It has become an employee’s market, and jobseekers are being more forward about what they expect from employers. In the world of legal employment, that has translated to some tangible trends. One casualty may be the prehire arbitration agreement.
Major law firms, including Orrick Herrington, Skadden Arps, Kirkland & Ellis, and Munger, Tolles & Olson, have dropped prehire mandatory arbitration agreements in an effort to attract and recruit elite new lawyers. Because DLA Piper, America’s second-biggest law firm with 3,750 lawyers, hasn’t dropped prehire arbitration agreements, a “Dump DLA” movement has begun at major Ivy League law schools. Watch for that movement to grow and for more big law firms to drop the requirement, at least until arbitration comes back into vogue.
The starting salaries at big law firms have gone through the roof as well. Major firms, including Cravath Swaine and Simpson Thacher & Bartlett, have set a bar that other firms are scrambling to meet. New associates at those firms receive a starting salary of $190,000, with expectations of exceeding $200,000 by the time the bonus season is over. Senior associates at the top firms command a base salary of $340,000, with six-figure bonuses given to the best of them.
But those economics work only if associates produce enough billable hours to justify their cost, with enough excess profit to allow for the average partner in each of the nation’s 40 most profitable firms to take home more than $2 million a year. Indeed, the average partner at Cravath Swaine and five other firms in America’s big law elite earns more than $4 million a year.
So what’s the quality and quantity of performance expected of associates who are earning half a million dollars a year and are on track to earn 10 times that much once they make partner? There are only so many hours in a day. Sometimes, successful associates are killing themselves to keep up.
Up or Out
Most large law firms have an up or out policy that weeds associates out of the pack with each passing year. By the time an associate has worked for a firm for seven years, the partnership prize is dangling right in front of him. Once he makes partner, he often must jump a second hurdle and become an equity partner, the level at which the highest profits are made. Like Sisyphus, there’s constant need to push forward lest he stumble and the prize slip away. It’s often a stressful existence.
Gabe MacConaill was a 42-year-old partner at the Los Angeles office of Chicago-based Sidley Austin, the 11th largest firm in the country with nearly 2,000 lawyers and a per-partner annual profit over $2 million. A partner who had been MacConaill’s mentor left the firm, as did an associate who had supported him in his practice. He told his wife that Sidley hadn’t hired replacements to restore that support, and his level of responsibility had amped up. He noted the cases he was working on were the most stressful and difficult of his life. When she suggested that he quit the firm, his work ethic got the better of him, and he told her he couldn’t quit in the middle of a case.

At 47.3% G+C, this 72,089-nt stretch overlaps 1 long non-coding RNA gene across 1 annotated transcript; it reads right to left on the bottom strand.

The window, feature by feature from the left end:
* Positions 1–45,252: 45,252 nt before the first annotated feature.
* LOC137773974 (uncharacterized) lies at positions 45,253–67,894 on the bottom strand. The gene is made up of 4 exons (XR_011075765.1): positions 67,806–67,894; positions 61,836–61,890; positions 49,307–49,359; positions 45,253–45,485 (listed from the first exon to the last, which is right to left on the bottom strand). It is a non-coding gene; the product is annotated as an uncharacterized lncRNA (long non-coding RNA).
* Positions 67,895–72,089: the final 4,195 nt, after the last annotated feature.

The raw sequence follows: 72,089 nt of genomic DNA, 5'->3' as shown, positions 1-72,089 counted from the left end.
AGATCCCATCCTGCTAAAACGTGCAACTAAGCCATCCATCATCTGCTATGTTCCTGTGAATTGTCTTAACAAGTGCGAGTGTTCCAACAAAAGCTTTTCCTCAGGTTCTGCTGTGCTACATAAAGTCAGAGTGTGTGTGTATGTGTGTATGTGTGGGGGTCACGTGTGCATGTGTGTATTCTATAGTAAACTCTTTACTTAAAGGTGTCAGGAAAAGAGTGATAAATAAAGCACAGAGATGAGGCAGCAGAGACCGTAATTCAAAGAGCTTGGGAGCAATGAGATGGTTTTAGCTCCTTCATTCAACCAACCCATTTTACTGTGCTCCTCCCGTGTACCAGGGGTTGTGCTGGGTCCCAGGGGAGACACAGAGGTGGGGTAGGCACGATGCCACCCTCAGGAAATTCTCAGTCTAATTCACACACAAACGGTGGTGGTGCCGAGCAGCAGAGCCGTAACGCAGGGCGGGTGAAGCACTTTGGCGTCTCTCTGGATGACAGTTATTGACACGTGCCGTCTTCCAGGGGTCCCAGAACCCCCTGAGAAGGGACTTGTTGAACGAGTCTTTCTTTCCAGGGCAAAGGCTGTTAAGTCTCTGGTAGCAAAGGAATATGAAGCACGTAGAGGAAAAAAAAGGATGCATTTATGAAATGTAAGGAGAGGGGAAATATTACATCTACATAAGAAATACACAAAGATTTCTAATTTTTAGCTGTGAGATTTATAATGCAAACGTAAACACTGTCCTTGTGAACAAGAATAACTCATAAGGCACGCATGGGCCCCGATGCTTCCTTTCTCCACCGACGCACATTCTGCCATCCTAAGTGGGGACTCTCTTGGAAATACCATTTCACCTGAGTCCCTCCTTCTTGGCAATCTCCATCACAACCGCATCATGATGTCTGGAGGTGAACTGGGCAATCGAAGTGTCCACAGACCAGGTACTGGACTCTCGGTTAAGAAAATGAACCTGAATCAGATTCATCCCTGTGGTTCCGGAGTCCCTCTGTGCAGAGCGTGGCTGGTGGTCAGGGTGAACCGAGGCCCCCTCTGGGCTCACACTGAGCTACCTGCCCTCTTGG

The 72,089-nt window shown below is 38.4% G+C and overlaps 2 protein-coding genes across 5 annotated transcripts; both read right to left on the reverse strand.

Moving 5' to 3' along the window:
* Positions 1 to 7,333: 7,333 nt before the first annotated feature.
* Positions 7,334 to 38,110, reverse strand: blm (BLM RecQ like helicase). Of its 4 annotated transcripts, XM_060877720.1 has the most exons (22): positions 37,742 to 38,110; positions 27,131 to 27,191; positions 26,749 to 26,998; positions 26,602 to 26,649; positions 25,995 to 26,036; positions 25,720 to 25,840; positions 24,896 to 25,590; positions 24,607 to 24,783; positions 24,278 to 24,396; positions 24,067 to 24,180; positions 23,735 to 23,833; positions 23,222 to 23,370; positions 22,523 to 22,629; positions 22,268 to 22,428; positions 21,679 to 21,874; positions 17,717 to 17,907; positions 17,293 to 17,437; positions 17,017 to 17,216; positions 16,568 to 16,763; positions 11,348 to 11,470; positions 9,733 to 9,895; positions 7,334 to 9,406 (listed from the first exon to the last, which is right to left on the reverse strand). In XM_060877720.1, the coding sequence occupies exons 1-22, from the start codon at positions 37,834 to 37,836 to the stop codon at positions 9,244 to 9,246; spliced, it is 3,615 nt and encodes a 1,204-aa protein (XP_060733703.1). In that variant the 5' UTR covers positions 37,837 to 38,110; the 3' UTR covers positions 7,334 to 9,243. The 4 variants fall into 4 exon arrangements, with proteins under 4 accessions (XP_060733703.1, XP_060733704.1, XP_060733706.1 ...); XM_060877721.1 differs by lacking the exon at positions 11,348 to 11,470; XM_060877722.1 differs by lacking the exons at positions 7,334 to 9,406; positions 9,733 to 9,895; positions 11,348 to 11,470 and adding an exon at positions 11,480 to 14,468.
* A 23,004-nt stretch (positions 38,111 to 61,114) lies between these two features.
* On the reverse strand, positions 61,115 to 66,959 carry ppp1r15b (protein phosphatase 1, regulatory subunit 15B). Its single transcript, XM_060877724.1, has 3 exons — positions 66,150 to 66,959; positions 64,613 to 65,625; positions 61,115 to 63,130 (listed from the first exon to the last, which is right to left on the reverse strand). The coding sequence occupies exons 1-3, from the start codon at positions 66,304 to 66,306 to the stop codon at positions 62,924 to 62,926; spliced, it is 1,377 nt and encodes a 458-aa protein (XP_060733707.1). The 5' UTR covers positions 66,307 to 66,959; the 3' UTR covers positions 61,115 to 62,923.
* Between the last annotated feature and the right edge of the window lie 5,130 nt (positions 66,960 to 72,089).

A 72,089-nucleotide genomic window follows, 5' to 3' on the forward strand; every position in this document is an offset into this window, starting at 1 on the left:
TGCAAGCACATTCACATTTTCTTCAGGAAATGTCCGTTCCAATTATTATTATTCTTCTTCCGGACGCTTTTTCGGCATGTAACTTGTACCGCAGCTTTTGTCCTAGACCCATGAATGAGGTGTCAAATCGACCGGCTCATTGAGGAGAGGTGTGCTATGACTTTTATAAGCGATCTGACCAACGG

On Sunday, October 14, while he was in the midst of working on a major bankruptcy matter, MacConaill received an e-mail at home. He told his wife he needed to go to the office to handle something. He took his gun with him and shot himself in the head in the parking structure of his downtown office building.
A month later, his widow, Joanna Litt, wrote an open letter to the legal community titled “Big Law Killed My Husband.” She describes an episode when he was so ill that she suggested he go to the emergency room, and he replied, “You know, if we go, this is the end of my career.” Her conclusion: “Simply put, he would rather die than live with the consequences of people thinking he was a failure.” The danger she identified: “a high-pressure job and a culture where it’s shameful to ask for help, shameful to be vulnerable, and shameful not to be perfect.”
Quality of Life
In almost every industry—not just law—it’s an employee market, reflected by rising salaries, more perks, more leverage in insisting on contract terms, and more recognition and responsibility. But there is no discounting the importance of—quite literally—quality of life, the message Joanna Litt wants us to hear.
|Mark I. Schickman is of counsel with Freeland Cooper & Foreman LLP in San Francisco and Editor of California Employment Law Letter. You can reach him at 415-541-0200 or email@example.com.|